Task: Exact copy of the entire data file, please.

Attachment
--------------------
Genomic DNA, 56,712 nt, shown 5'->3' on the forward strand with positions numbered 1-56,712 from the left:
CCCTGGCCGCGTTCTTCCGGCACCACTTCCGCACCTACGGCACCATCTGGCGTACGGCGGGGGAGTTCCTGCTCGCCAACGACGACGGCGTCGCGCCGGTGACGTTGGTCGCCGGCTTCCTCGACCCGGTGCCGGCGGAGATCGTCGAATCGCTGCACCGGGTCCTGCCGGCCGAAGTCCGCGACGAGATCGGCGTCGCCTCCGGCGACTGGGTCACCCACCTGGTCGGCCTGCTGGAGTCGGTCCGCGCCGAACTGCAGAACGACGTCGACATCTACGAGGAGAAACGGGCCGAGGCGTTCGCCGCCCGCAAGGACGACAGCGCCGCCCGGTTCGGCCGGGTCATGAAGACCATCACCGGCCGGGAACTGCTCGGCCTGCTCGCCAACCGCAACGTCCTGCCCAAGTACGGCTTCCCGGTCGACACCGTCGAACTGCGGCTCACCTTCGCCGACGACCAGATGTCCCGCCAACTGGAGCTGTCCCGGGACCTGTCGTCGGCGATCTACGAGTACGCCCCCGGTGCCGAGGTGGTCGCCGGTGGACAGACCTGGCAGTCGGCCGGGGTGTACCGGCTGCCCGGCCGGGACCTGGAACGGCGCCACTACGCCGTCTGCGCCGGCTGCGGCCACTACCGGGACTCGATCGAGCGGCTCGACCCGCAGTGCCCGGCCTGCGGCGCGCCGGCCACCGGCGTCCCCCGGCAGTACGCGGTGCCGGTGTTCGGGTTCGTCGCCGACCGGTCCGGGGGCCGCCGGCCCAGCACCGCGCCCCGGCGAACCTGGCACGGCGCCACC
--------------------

Genomic DNA, 56,712 nt, shown 5'->3' on the forward strand with positions numbered 1-56,712 from the left:
CCCTGGCCGCGTTCTTCCGGCACCACTTCCGCACCTACGGCACCATCTGGCGTACGGCGGGGGAGTTCCTGCTCGCCAACGACGACGGCGTCGCGCCGGTGACGTTGGTCGCCGGCTTCCTCGACCCGGTGCCGGCGGAGATCGTCGAATCGCTGCACCGGGTCCTGCCGGCCGAAGTCCGCGACGAGATCGGCGTCGCCTCCGGCGACTGGGTCACCCACCTGGTCGGCCTGCTGGAGTCGGTCCGCGCCGAACTGCAGAACGACGTCGACATCTACGAGGAGAAACGGGCCGAGGCGTTCGCCGCCCGCAAGGACGACAGCGCCGCCCGGTTCGGCCGGGTCATGAAGACCATCACCGGCCGGGAACTGCTCGGCCTGCTCGCCAACCGCAACGTCCTGCCCAAGTACGGCTTCCCGGTCGACACCGTCGAACTGCGGCTCACCTTCGCCGACGACCAGATGTCCCGCCAACTGGAGCTGTCCCGGGACCTGTCGTCGGCGATCTACGAGTACGCCCCCGGTGCCGAGGTGGTCGCCGGTGGACAGACCTGGCAGTCGGCCGGGGTGTACCGGCTGCCCGGCCGGGACCTGGAACGGCGCCACTACGCCGTCTGCGCCGGCTGCGGCCACTACCGGGACTCGATCGAGCGGCTCGACCCGCAGTGCCCGGCCTGCGGCGCGCCGGCCACCGGCGTCCCCCGGCAGTACGCGGTGCCGGTGTTCGGGTTCGTCGCCGACCGGTCCGGGGGCCGCCGGCCCAGCACCGCGCCCCGGCGAACCTGGCACGGCGCCACC